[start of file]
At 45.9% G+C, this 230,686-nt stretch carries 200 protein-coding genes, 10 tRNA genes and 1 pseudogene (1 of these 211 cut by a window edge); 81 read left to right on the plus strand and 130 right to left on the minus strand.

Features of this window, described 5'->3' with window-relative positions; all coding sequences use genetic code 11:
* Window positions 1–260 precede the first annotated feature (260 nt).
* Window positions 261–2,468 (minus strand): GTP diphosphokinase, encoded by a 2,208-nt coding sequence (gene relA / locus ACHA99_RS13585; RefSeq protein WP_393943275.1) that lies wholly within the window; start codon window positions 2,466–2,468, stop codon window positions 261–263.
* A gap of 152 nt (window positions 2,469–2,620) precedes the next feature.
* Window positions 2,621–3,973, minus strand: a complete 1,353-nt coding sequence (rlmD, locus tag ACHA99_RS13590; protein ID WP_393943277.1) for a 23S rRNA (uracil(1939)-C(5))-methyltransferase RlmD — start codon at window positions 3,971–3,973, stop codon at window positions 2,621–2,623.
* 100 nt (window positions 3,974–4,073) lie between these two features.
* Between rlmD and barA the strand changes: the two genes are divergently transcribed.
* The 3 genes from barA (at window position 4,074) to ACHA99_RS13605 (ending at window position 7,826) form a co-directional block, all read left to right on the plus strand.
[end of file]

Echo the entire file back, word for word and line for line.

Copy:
At 45.9% G+C, this 230,686-nt stretch carries 200 protein-coding genes, 10 tRNA genes and 1 pseudogene (1 of these 211 cut by a window edge); 81 read left to right on the plus strand and 130 right to left on the minus strand.

Features of this window, described 5'->3' with window-relative positions; all coding sequences use genetic code 11:
* Window positions 1–260 precede the first annotated feature (260 nt).
* Window positions 261–2,468 (minus strand): GTP diphosphokinase, encoded by a 2,208-nt coding sequence (gene relA / locus ACHA99_RS13585; RefSeq protein WP_393943275.1) that lies wholly within the window; start codon window positions 2,466–2,468, stop codon window positions 261–263.
* A gap of 152 nt (window positions 2,469–2,620) precedes the next feature.
* Window positions 2,621–3,973, minus strand: a complete 1,353-nt coding sequence (rlmD, locus tag ACHA99_RS13590; protein ID WP_393943277.1) for a 23S rRNA (uracil(1939)-C(5))-methyltransferase RlmD — start codon at window positions 3,971–3,973, stop codon at window positions 2,621–2,623.
* 100 nt (window positions 3,974–4,073) lie between these two features.
* Between rlmD and barA the strand changes: the two genes are divergently transcribed.
* The 3 genes from barA (at window position 4,074) to ACHA99_RS13605 (ending at window position 7,826) form a co-directional block, all read left to right on the plus strand.